The challenges are the same whether you volunteer for “Big Brother Big Sister” in US or work with poor kids in Pakistan. The human heart and its maladies don’t change. I just wish there were more melodies than maladies.
Today I went to visit Maasi Hasina’s home in Kachra colony to see if I can convince her 11 year old son to come get home schooled by me. My daughter Kinza says that was a daring step but I didn’t feel that way when actually doing it. Before going further, I want to thank my family for the support and encouragement they have been showing towards my stay in Pakistan. Making a vacation home in Pakistan was my dream but the way my husband and all three children have supported it, melts my heart. Not only they encourage my projects they get inspired by them and start more of their own. Real love sets you free and that’s how I feel towards my dear hubby and kids.
Anyways getting off the podium and going back to Maasi Hasina, the first thing that stood out to me is how we expect them to make our home shining bright while they live in a one room, downtrodden, filthy place. If they are surrounded by kachra (garbage) and we expect them to make everything in our homes squeaky clean what does it do to their self worth? Being a Virgo I nitpick all the time about organized, neat, and clean environment but the next time I tell Maasi to do a good job at cleaning my home, I would bite my tongue twice. On a cleanliness scale of 1 to 10, their home is at 1 while we expect them to clean ours at 10. Isn’t it?
Since I just came back from her home, my emotions are raw and wild. I hope her son and daughter both agree to come start home schooling with me but so far I am keeping my fingers crossed. The situation also reminds me of this poor little Afghan girl’s story in Khalid Husseni’s novel “And the Mountains Echoed” who a US based Afghan doctor sympathized and encouraged a lot but forgot all about her after he returned to US. Am I doing the same thing? Will I get these kids excited and motivated about schooling and then leave for US. Its people’s lives. I better be careful.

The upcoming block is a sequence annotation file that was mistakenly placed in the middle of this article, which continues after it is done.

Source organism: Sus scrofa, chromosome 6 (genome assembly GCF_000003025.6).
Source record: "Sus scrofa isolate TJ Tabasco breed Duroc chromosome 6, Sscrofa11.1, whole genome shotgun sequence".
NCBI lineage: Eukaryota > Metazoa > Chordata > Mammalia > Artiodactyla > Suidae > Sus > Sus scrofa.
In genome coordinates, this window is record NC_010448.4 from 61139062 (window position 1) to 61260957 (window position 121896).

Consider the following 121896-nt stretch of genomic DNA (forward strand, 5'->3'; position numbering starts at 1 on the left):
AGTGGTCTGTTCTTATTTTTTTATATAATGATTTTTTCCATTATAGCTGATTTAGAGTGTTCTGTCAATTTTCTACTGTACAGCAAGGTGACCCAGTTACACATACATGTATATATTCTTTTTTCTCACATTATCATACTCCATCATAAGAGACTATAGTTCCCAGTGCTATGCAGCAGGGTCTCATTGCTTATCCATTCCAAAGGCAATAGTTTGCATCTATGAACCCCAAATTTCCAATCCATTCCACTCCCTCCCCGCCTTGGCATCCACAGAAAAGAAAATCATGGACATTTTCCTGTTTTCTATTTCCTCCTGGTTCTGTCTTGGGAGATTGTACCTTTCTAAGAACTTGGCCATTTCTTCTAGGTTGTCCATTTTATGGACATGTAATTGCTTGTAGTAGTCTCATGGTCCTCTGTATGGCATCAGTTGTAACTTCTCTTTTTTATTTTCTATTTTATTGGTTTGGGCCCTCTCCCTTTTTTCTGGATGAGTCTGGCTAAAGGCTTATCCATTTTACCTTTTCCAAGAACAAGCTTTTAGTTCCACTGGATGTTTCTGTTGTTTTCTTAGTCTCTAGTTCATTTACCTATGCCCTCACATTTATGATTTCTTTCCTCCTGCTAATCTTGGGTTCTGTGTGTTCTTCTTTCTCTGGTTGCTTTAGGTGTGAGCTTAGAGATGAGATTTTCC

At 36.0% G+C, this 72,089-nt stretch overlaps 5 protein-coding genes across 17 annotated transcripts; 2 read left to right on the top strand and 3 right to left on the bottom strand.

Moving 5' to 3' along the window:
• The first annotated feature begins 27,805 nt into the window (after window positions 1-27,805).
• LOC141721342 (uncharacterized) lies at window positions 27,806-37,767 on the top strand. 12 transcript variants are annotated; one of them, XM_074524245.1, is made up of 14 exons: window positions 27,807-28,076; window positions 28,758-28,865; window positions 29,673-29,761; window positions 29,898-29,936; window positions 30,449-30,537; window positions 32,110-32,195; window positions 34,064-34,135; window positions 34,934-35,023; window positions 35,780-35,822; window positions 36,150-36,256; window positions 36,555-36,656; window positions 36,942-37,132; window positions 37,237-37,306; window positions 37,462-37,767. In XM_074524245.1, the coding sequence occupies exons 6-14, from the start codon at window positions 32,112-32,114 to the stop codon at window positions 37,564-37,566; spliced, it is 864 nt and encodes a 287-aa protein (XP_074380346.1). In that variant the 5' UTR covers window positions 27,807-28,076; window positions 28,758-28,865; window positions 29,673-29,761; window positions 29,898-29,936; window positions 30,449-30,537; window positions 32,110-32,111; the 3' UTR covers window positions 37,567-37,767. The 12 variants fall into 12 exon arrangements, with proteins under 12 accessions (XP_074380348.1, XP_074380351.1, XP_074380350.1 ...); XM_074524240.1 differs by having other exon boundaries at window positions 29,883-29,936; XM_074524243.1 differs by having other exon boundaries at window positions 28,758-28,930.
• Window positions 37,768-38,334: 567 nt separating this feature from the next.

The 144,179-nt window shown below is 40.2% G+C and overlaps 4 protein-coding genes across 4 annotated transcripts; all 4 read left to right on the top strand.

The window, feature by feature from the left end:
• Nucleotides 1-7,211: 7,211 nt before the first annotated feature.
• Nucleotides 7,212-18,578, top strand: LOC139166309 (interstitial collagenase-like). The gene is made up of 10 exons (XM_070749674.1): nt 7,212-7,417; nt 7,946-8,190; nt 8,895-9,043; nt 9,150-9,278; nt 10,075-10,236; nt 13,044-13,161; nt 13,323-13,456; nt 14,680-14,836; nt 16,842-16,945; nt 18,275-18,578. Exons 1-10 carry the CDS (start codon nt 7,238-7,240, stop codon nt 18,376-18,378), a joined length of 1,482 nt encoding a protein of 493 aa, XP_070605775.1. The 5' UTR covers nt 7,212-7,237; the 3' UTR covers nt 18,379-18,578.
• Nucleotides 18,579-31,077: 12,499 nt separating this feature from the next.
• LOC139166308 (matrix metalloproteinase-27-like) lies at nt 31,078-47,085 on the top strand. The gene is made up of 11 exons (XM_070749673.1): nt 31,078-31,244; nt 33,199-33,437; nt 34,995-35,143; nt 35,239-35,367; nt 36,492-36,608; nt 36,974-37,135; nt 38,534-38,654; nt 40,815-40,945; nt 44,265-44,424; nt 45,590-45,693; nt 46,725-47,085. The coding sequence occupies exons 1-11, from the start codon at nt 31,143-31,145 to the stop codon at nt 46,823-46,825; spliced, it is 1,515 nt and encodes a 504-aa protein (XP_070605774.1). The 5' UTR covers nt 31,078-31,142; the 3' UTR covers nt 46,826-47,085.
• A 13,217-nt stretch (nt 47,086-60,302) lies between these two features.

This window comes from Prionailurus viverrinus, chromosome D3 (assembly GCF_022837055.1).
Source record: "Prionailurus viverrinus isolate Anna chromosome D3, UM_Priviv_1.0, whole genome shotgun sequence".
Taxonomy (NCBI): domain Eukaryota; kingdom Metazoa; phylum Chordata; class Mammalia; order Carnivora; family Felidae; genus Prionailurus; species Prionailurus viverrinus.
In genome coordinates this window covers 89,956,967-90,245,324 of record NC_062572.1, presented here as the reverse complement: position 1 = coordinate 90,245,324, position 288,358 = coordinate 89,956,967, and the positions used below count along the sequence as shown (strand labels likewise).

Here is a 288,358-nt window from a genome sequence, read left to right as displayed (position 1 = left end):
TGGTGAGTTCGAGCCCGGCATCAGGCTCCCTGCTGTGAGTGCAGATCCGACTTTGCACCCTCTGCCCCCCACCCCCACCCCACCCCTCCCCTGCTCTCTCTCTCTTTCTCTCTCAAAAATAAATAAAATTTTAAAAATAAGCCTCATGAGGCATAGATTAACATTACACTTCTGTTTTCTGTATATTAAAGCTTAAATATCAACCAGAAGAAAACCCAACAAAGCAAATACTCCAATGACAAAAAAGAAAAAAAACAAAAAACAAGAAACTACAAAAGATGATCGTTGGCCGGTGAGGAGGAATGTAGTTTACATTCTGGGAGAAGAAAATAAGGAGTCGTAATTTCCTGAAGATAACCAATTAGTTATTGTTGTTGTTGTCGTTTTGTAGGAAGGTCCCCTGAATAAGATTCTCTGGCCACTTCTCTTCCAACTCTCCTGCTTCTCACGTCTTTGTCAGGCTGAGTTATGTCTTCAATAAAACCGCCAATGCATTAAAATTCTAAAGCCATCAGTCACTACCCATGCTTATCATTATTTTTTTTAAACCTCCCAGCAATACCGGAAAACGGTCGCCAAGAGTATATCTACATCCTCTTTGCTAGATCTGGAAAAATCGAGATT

On the brighter side, I went to see the TCF (The Citizen Foundation) school today too in Qayuumabad which is not too far from Defence where I live. To my utter delight, this school is huge, full of deserving children who were happily playing in recess in the large playground. I spoke to a few teachers and found them very caring and polite. This school is totally run on charity and charges only Rs. 400 ($4) per month for excellent education. My plan is to prepare Maasi’s children at home for the TCF admission test by Aug. But then they have to have birth certificates and Hasina is not sure if she got them, at least not in Karachi, she said “may be in her village near Bahawalpur”. Anyways we will cross that bridge in time.
At this time I am only waiting for their yay or nay tomorrow morning. Home schooling is quite popular in the US anyway. I know quite a few families in Plano who happily home school. Who knows where this adventure goes, if at all.
Update on 9th May:For those who are following Maasi Hasina’s story on my blog, I am sad to report that she finally declined my request to teach her children. She is a good person and a good mother but life’s harsh realities are also undeniable. Some things don’t have a solution, despite your best efforts. I tried hard even to compensate her income and baby sit her youngest but it didn’t work out. I wish her the best but I am sad today.